"Punch isn’t as funny as it used to be," people used to remark to Malcolm Muggeridge, the editor of the famous, now forgotten, "humour" magazine. "It never was," Muggeridge would reply. This appears to be the fate of humorous outlets everywhere. One always remember them from first contact -- Python, Mad Magazine, Quadrant -- as hilarious. As the jokes are internalised, their impact dies, and it looks as if the thing itself has gone off. Even though you know this, one can never quite believe that it is happening inside you, and not out in the world.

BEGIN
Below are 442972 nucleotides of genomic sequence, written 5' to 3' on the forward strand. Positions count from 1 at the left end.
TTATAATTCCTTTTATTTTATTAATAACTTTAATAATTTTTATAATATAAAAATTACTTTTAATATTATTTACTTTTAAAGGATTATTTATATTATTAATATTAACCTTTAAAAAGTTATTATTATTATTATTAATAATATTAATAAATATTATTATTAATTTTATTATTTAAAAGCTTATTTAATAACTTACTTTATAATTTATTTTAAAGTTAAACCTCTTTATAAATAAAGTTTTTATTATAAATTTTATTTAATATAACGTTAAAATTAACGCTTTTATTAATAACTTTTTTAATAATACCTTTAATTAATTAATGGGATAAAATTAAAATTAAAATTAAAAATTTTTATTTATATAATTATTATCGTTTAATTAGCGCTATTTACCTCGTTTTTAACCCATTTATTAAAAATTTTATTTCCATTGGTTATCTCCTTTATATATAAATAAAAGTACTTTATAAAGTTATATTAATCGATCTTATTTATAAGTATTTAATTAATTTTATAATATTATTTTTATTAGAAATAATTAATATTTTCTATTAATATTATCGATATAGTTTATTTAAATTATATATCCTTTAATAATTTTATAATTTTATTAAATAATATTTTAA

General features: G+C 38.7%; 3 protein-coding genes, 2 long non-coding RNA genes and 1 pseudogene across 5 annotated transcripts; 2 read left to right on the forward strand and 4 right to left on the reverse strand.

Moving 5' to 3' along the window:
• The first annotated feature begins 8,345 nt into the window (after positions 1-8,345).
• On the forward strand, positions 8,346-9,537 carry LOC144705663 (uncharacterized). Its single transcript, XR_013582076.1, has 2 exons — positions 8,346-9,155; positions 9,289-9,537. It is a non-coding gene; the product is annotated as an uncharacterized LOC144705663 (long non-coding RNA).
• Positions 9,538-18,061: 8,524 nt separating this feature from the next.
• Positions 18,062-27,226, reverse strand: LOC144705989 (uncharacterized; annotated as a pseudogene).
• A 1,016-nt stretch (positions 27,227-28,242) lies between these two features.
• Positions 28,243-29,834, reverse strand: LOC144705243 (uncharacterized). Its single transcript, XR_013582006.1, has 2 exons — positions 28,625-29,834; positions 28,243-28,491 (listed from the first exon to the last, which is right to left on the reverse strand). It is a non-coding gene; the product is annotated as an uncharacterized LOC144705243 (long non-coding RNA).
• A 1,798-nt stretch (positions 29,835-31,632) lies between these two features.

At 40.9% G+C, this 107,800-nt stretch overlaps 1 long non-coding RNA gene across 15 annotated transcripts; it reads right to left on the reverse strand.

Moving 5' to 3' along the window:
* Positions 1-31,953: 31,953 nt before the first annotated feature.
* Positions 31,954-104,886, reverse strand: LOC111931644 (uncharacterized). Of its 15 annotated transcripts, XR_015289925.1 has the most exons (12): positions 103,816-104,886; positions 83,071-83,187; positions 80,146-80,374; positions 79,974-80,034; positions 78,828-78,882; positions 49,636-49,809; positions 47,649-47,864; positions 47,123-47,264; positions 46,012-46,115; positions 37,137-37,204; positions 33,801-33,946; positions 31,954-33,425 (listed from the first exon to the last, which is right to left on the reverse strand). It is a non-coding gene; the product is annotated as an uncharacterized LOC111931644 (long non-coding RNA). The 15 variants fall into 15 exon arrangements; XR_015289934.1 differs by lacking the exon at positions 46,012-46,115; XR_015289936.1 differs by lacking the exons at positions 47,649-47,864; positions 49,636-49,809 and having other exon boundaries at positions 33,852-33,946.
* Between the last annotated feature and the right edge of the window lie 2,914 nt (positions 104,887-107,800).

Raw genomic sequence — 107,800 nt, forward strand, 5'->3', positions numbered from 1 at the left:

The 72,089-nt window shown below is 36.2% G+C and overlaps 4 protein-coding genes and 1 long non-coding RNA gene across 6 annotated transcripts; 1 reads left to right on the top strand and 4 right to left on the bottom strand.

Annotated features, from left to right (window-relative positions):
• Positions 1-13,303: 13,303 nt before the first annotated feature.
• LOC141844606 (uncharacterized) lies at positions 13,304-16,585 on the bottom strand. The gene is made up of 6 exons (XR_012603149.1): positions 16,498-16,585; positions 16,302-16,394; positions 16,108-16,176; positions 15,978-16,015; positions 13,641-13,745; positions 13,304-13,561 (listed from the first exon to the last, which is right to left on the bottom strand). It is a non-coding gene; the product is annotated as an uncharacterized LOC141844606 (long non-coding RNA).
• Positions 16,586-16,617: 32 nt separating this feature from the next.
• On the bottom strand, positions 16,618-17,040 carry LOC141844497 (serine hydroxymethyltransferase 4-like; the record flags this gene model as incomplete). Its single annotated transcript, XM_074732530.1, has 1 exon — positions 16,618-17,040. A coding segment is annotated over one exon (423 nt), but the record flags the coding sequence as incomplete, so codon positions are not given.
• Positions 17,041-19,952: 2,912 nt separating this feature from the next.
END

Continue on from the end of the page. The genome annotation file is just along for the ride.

Nevertheless, the Melbourne International Comedy Festival isn’t as funny as it used to be, and that’s just a fact, I won’t brook any argument. What was once a multi-genre festival stretching to avant-garde theatre at one end, through comedy writing, to sketch and then stand-up, has become a monoculture of the last of these. Hundreds of people, well, standing up, to give their views of the world. A bare handful of sketch and movement acts among them. The cabaret festival is nabbing some of the best musical stuff. The monoculture breeds monotony. Every year it becomes a little worse this way. Every year it makes more money.